Vanity Fair interviewed Wes recently and while they covered a lot of familiar ground, there were a few great tidbits about living with Bill and Jason and his appreciation for detail.
The love from The New Yorker just doesn’t end. Richard Brody penned an excellent blog post regarding how MR fits into Wes’s oeuvre. Key line:
Moonrise Kingdom is not a drastic departure from Anderson’s first six features but rather an intensification of their characteristics, or even just their more explicit revelation.
KidzWorld interviewed to Kara Hayward and Jared Gilman regarding their experiences on the film and acting tips they learned along the way. (As the site title might betray, it’s geared toward a young audience.)
Finally, watch Bill Murray’s entire, kinda touching speech at the South Atlantic League Hall of Fame, where he was being inducted as co-owner and “Director of Fun” for the Charleston RiverDogs. Also take a look at this shorter package about Bill and the team. (Love that he’s still rocking the Bishop coat.)
Maybe you haven’t yet heard, but Moonrise Kingdom is still expanding in its platform release. In order to keep up spirits and excite new audiences, Funny or Die produced an exclusive video directed by Wes Anderson with Jason Schwartzman as Cousin Ben hosting a screening for the Khaki Scouts. No spoilers, but a very cute addition to the online exclusives.
The most frequent question that we’ve seen on tumblr, Twitter, and Facebook has been, “When is Moonrise Kingdom opening in my hometown?” If you yourself have asked this question, you are part of the success story of Moonrise‘s platform release strategy.
A platform release is a limited release strategy, whereby the film opens in only a few theaters, then gradually expands to more theaters as word of mouth spreads and the marketing campaign gains momentum. Depending on the film’s success, there is even the possibility to expand into a wide release. The advantage of this strategy is that marketing costs are conserved until a film’s performance has been established. This way, if a film turns out to be very popular or critically acclaimed, the distributor may opt to spend more money than originally planned and push for a wider release; if the movie flops, the distributor can withdraw from the campaign without having spent much money promoting and advertising the film.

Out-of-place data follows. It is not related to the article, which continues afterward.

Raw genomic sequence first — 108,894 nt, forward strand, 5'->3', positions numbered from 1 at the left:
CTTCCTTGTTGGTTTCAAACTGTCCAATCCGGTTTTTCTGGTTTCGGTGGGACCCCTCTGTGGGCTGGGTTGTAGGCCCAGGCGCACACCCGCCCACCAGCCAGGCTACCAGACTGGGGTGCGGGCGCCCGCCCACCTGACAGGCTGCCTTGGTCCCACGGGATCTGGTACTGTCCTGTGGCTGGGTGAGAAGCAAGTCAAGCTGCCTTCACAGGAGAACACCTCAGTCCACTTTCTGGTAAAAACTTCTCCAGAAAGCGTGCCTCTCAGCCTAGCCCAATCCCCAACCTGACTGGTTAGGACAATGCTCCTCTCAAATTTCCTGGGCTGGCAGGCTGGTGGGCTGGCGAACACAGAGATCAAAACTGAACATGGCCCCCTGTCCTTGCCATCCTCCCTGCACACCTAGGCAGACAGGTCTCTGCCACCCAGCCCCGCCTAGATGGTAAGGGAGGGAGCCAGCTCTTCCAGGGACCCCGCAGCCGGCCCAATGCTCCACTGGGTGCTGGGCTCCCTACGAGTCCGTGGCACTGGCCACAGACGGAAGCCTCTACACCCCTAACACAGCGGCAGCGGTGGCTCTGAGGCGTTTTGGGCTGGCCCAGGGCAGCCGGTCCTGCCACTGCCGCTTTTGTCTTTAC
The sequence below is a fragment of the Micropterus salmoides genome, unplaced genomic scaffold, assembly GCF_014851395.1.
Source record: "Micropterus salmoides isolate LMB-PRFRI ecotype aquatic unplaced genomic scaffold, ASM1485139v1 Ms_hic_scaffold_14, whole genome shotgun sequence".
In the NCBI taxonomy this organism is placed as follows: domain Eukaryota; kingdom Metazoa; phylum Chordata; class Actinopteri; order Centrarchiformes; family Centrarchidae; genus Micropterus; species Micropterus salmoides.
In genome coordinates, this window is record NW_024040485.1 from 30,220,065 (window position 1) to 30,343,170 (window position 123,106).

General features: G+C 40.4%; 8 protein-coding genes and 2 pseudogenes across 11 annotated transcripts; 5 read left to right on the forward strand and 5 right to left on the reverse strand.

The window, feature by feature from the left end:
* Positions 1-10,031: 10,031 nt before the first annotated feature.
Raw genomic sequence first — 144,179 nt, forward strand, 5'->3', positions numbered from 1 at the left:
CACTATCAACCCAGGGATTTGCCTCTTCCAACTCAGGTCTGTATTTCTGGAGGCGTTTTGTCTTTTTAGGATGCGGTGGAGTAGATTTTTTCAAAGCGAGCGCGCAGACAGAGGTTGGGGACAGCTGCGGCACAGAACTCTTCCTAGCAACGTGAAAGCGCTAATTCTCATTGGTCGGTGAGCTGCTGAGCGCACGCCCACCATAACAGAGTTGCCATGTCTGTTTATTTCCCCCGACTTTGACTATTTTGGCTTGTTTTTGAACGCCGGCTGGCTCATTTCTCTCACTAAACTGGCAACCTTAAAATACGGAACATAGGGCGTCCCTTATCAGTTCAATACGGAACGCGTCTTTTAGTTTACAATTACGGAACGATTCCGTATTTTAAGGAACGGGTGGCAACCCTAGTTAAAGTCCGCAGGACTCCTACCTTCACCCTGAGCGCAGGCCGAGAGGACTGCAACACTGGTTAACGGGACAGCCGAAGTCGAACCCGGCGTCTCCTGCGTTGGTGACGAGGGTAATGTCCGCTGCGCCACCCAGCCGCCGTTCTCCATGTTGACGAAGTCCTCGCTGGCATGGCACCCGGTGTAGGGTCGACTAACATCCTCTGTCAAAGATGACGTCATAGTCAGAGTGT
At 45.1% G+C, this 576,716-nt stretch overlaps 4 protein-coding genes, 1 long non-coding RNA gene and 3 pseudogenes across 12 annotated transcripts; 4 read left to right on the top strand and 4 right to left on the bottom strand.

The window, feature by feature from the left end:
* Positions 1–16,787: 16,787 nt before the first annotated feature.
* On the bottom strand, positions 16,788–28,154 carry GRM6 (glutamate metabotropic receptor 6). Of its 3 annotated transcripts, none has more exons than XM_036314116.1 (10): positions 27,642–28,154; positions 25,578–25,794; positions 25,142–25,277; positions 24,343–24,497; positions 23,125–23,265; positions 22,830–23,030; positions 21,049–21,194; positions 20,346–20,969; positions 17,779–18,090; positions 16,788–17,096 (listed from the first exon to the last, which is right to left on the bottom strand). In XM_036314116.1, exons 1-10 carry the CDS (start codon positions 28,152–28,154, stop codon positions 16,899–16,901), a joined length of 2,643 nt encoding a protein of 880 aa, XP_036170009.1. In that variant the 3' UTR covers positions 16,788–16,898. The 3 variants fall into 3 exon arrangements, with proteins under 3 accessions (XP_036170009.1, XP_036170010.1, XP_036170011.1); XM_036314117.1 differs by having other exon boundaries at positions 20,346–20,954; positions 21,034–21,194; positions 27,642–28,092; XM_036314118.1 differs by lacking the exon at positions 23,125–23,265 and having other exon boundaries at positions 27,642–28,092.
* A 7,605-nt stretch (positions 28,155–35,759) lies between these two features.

As you may have heard, MR opened in only four theaters (two in New York and two in Los Angeles), but the film earned $167,250 per screen, which is highest per-theater box office average for a non-animated film of all time.
Roman Coppola talks with Interview Magazine regarding his experiences co-writing The Darjeeling Limited and Moonrise Kingdom. (Bonus trivia: In the interview, Roman uses the phrase “a memory of a fantasy,” which was coined by an interviewer during Cannes, which was referenced by Wes in his NPR interview.)
Watch the full 40 minute Moonrise Kingdom press conference from Cannes over here.
Short List has “alternative” designs for the Moonrise Kingdom poster, some of which we’ve featured here before, but it’s worth taking a look at the whole gallery. Certainly telling that the film inspired so many diverse images.
We’re a little late to post this one, but don’t let its 6-day age turn you off. Jason Schwartzman, interviewed by Jada Yuan for New York Magazine, is at his best. He talks about his childhood experiences, working with Bill Murray, and his friendship with Wes:
So, when Wes calls, do you just drop everything you’re doing to be in his movies? Do you have a say in what you play?
First of all, let me say this: This is one of my best friends in the whole world and I am very, very lucky for that. There are very few people I could say that are my close people that I really, really care about. And I would say that there are an even smaller amount of them that I could say I actually work with, too. And it’s just very lucky. I met Wes on Rushmore. We made a movie together. We stayed in touch through the years. And then this weird thing happens to you personally and you talk about it and then you keep talking, and then all of a sudden it’s twelve years older and you’re like, “Wow, this is my best friend.”
Read the rest of the interview over at The Vulture.
(image via GQ)